NFC tags, which utilize radio frequency identification (RFID), can be used. These individual tags have one-off codes stored on them which makes them accessible by special reader devices. The tags are almost impossible to remove without destroying them, and they tend to set off alarms when tampered with.
RFID tags are able to store more information on them than the older barcodes and QR codes, as well as being very difficult to erase, making them quite effective in the fight against counterfeiting. The inherent properties of RFIDs allow them to provide authenticity for items such as pharmaceuticals. Even though this technology is one of the most effective anti-counterfeit measures that Pharma companies can consider, it remains quite an expensive and hard to implement option.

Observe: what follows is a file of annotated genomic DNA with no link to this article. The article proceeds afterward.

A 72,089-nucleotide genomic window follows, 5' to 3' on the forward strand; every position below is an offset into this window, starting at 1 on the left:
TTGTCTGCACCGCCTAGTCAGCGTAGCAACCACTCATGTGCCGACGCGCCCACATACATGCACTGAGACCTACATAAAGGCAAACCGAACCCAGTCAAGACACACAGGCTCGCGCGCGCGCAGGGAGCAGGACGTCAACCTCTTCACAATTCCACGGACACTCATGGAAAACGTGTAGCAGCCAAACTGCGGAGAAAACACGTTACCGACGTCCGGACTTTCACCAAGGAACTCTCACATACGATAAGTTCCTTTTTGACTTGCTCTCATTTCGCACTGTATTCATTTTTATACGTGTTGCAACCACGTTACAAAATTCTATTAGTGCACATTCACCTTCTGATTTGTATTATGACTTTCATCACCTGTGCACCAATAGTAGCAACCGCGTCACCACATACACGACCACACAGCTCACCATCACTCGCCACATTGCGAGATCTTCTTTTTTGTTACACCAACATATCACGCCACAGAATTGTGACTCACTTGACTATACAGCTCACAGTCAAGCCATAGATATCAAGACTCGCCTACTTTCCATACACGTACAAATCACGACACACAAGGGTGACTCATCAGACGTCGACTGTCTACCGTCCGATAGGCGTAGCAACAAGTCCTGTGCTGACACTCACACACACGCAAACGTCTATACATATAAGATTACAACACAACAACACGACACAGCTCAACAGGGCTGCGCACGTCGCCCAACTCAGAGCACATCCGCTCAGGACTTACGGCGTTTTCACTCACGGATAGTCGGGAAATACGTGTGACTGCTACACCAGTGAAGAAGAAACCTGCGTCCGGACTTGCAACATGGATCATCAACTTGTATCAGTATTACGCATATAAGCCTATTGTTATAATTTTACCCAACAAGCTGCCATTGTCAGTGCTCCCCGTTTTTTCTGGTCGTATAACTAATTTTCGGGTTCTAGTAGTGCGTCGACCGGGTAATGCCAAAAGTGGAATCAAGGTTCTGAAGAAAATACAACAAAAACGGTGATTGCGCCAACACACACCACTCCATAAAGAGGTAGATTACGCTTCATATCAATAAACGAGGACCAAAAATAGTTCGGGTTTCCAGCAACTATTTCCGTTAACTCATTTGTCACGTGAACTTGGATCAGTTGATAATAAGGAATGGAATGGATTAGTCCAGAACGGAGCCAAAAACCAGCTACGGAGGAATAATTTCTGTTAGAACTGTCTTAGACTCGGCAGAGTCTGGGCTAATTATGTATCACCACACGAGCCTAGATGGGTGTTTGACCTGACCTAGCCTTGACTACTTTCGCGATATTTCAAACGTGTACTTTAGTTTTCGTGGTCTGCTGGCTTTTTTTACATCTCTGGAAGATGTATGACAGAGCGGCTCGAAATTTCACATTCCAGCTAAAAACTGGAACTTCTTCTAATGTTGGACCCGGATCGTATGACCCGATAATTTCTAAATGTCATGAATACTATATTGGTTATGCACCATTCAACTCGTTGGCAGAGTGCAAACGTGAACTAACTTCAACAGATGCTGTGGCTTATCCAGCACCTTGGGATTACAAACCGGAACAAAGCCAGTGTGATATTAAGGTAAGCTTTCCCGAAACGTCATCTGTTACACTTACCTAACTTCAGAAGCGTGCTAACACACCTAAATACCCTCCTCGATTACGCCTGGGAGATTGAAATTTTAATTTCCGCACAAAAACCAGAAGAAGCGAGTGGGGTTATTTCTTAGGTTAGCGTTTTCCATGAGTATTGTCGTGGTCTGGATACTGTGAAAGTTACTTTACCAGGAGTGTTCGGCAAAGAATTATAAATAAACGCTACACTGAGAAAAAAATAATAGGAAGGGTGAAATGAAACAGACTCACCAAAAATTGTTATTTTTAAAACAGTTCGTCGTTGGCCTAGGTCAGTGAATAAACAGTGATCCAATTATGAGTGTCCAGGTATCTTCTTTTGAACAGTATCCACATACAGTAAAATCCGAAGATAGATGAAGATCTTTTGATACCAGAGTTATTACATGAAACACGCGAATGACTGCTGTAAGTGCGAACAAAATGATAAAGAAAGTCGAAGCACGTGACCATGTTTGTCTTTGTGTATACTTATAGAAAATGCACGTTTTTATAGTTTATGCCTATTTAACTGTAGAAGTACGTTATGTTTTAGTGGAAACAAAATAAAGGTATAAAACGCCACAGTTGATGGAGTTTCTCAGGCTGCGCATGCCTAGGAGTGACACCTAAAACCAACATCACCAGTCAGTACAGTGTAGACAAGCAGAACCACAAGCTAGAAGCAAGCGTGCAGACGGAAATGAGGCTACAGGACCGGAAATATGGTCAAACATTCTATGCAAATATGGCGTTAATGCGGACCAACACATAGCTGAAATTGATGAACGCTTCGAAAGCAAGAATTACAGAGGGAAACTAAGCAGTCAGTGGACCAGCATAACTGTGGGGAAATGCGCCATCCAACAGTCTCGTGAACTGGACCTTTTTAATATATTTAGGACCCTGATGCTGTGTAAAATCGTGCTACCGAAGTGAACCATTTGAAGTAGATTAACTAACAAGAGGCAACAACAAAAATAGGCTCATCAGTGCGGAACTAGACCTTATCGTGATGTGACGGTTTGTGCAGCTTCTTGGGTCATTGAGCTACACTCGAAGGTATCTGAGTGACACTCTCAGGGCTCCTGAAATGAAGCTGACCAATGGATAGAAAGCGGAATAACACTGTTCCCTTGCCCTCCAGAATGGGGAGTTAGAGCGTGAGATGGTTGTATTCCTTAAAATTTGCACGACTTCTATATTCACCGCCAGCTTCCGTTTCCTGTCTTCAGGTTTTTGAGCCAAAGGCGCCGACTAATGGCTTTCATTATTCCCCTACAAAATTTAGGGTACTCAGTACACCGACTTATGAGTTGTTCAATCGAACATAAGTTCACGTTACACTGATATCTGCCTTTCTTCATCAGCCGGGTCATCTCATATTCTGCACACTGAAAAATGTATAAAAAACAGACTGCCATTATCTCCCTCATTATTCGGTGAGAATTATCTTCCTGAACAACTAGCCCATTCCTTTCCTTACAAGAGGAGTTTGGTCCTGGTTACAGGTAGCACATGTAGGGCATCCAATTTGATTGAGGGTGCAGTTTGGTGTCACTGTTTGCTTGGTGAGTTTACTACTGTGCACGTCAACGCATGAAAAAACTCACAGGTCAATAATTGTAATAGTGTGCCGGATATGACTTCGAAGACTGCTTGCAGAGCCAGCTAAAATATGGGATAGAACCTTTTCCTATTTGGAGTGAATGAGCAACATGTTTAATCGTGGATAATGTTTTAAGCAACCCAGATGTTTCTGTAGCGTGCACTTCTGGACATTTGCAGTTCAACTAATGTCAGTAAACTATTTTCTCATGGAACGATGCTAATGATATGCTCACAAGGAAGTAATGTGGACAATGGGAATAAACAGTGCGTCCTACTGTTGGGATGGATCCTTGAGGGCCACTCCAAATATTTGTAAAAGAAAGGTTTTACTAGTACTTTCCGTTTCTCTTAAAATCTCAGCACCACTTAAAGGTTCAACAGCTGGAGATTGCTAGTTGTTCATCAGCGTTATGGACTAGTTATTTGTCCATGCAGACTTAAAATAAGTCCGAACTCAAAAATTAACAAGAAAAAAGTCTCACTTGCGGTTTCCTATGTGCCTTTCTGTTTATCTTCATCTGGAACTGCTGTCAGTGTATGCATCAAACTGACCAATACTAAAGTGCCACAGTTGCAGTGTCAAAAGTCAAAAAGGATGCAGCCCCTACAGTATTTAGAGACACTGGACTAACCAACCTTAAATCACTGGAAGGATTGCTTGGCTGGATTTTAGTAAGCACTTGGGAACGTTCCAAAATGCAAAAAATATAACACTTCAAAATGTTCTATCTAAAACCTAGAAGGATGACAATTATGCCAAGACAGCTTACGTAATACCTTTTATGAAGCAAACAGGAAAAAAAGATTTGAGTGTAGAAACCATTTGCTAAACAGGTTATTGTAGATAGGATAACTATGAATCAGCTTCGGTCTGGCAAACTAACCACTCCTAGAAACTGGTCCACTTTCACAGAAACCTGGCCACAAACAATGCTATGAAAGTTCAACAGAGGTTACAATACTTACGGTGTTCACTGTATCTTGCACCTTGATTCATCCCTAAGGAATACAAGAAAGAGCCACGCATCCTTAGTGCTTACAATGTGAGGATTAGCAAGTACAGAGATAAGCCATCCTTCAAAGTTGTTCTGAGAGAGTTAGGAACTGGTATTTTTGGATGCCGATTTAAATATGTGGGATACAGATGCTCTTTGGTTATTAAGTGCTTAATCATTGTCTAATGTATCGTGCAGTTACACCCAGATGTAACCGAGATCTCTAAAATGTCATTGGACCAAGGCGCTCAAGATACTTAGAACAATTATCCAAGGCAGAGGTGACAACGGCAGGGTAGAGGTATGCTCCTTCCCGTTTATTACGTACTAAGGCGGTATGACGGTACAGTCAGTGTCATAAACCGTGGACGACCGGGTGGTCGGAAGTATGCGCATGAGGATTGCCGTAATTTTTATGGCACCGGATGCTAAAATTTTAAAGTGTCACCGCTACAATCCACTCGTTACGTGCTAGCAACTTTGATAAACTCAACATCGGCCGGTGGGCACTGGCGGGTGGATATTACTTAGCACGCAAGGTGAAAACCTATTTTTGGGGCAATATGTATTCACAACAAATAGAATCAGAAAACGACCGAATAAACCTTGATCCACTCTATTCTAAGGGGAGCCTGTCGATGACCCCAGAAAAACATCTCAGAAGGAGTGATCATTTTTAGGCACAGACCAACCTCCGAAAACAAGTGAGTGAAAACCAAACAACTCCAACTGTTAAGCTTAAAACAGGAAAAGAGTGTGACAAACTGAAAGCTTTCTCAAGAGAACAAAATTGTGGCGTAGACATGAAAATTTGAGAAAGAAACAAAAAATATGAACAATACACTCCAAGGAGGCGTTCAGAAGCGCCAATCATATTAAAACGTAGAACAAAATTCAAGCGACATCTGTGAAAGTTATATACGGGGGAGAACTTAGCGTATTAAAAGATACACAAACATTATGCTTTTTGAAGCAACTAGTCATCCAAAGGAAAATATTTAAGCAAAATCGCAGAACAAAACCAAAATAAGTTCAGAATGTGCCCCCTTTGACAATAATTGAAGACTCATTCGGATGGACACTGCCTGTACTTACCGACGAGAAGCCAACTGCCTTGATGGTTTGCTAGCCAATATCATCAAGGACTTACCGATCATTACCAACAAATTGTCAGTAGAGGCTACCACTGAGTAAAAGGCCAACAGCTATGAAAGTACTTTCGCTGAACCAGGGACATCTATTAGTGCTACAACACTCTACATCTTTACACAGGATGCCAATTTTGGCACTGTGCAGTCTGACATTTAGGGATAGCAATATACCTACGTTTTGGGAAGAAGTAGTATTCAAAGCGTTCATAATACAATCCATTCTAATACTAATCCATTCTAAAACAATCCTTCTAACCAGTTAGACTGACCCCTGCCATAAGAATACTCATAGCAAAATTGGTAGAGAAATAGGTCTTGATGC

QR codes were designed to make access quick and easy for customers and users alike. However, they can be copied from a video or photograph, so the authenticity of the product cannot be guaranteed.
Despite the drawbacks however, these afore-mentioned anti-counterfeit technologies have been implemented in different countries around the world with positive results. The United Kingdom saw an increase of counterfeit products seized by 40% between 2015 and 2016. South Korea’s Minister for Trade Kim Hyun Chong stated that ‘the number of fake products caught increased by more than 60 per cent in 2016’.
How Cypheme’s Anti-counterfeit Technology works for your Health Brand